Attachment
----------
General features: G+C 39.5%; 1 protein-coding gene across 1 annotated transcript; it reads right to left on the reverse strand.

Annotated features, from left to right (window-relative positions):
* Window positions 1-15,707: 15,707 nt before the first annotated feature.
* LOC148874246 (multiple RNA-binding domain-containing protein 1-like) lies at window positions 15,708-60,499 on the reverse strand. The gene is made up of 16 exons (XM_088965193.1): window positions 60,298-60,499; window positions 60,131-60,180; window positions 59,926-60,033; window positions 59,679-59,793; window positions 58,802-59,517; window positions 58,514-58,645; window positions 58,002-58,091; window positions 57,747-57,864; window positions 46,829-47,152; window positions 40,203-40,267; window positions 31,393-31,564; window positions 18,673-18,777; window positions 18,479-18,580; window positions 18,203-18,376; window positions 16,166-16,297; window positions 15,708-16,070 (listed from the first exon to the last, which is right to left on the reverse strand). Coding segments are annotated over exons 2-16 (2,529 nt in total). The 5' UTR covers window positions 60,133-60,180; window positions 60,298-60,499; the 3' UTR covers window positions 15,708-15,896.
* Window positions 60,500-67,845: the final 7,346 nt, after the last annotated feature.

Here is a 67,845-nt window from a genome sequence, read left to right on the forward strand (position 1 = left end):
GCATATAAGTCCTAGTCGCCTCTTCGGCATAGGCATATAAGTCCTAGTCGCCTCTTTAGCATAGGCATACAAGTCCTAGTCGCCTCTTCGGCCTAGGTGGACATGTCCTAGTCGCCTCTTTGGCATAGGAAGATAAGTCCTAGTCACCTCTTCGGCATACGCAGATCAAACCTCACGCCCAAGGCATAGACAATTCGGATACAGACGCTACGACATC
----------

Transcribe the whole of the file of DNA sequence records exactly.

General features: G+C 39.5%; 1 protein-coding gene across 1 annotated transcript; it reads right to left on the reverse strand.

Annotated features, from left to right (window-relative positions):
* Window positions 1-15,707: 15,707 nt before the first annotated feature.
* LOC148874246 (multiple RNA-binding domain-containing protein 1-like) lies at window positions 15,708-60,499 on the reverse strand. The gene is made up of 16 exons (XM_088965193.1): window positions 60,298-60,499; window positions 60,131-60,180; window positions 59,926-60,033; window positions 59,679-59,793; window positions 58,802-59,517; window positions 58,514-58,645; window positions 58,002-58,091; window positions 57,747-57,864; window positions 46,829-47,152; window positions 40,203-40,267; window positions 31,393-31,564; window positions 18,673-18,777; window positions 18,479-18,580; window positions 18,203-18,376; window positions 16,166-16,297; window positions 15,708-16,070 (listed from the first exon to the last, which is right to left on the reverse strand). Coding segments are annotated over exons 2-16 (2,529 nt in total). The 5' UTR covers window positions 60,133-60,180; window positions 60,298-60,499; the 3' UTR covers window positions 15,708-15,896.
* Window positions 60,500-67,845: the final 7,346 nt, after the last annotated feature.

Here is a 67,845-nt window from a genome sequence, read left to right on the forward strand (position 1 = left end):
GCATATAAGTCCTAGTCGCCTCTTCGGCATAGGCATATAAGTCCTAGTCGCCTCTTTAGCATAGGCATACAAGTCCTAGTCGCCTCTTCGGCCTAGGTGGACATGTCCTAGTCGCCTCTTTGGCATAGGAAGATAAGTCCTAGTCACCTCTTCGGCATACGCAGATCAAACCTCACGCCCAAGGCATAGACAATTCGGATACAGACGCTACGACATC